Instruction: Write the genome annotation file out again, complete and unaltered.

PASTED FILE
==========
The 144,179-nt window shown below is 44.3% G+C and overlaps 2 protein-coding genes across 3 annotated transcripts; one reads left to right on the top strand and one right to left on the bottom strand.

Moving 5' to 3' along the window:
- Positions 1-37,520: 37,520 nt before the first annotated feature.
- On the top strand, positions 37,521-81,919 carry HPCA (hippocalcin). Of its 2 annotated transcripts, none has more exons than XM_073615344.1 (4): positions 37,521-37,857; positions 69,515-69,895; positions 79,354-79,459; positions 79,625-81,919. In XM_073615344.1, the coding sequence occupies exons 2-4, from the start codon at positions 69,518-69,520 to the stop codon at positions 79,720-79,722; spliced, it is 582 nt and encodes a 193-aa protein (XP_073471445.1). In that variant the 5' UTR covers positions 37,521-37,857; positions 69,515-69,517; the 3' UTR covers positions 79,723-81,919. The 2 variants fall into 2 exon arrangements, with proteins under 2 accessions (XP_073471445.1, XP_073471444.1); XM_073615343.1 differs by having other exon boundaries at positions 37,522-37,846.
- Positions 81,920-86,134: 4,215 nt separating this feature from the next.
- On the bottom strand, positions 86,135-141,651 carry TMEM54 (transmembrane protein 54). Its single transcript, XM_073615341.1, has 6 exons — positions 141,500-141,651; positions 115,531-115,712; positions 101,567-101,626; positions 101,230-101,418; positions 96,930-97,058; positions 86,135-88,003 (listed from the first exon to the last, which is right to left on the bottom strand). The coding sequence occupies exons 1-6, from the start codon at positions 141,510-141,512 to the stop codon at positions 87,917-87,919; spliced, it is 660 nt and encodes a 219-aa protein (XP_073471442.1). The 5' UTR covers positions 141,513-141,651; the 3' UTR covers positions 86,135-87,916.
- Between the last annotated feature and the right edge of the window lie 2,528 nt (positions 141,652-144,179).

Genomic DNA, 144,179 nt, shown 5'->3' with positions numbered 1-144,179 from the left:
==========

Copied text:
The 144,179-nt window shown below is 44.3% G+C and overlaps 2 protein-coding genes across 3 annotated transcripts; one reads left to right on the top strand and one right to left on the bottom strand.

Moving 5' to 3' along the window:
- Positions 1-37,520: 37,520 nt before the first annotated feature.
- On the top strand, positions 37,521-81,919 carry HPCA (hippocalcin). Of its 2 annotated transcripts, none has more exons than XM_073615344.1 (4): positions 37,521-37,857; positions 69,515-69,895; positions 79,354-79,459; positions 79,625-81,919. In XM_073615344.1, the coding sequence occupies exons 2-4, from the start codon at positions 69,518-69,520 to the stop codon at positions 79,720-79,722; spliced, it is 582 nt and encodes a 193-aa protein (XP_073471445.1). In that variant the 5' UTR covers positions 37,521-37,857; positions 69,515-69,517; the 3' UTR covers positions 79,723-81,919. The 2 variants fall into 2 exon arrangements, with proteins under 2 accessions (XP_073471445.1, XP_073471444.1); XM_073615343.1 differs by having other exon boundaries at positions 37,522-37,846.
- Positions 81,920-86,134: 4,215 nt separating this feature from the next.
- On the bottom strand, positions 86,135-141,651 carry TMEM54 (transmembrane protein 54). Its single transcript, XM_073615341.1, has 6 exons — positions 141,500-141,651; positions 115,531-115,712; positions 101,567-101,626; positions 101,230-101,418; positions 96,930-97,058; positions 86,135-88,003 (listed from the first exon to the last, which is right to left on the bottom strand). The coding sequence occupies exons 1-6, from the start codon at positions 141,510-141,512 to the stop codon at positions 87,917-87,919; spliced, it is 660 nt and encodes a 219-aa protein (XP_073471442.1). The 5' UTR covers positions 141,513-141,651; the 3' UTR covers positions 86,135-87,916.
- Between the last annotated feature and the right edge of the window lie 2,528 nt (positions 141,652-144,179).

Genomic DNA, 144,179 nt, shown 5'->3' with positions numbered 1-144,179 from the left: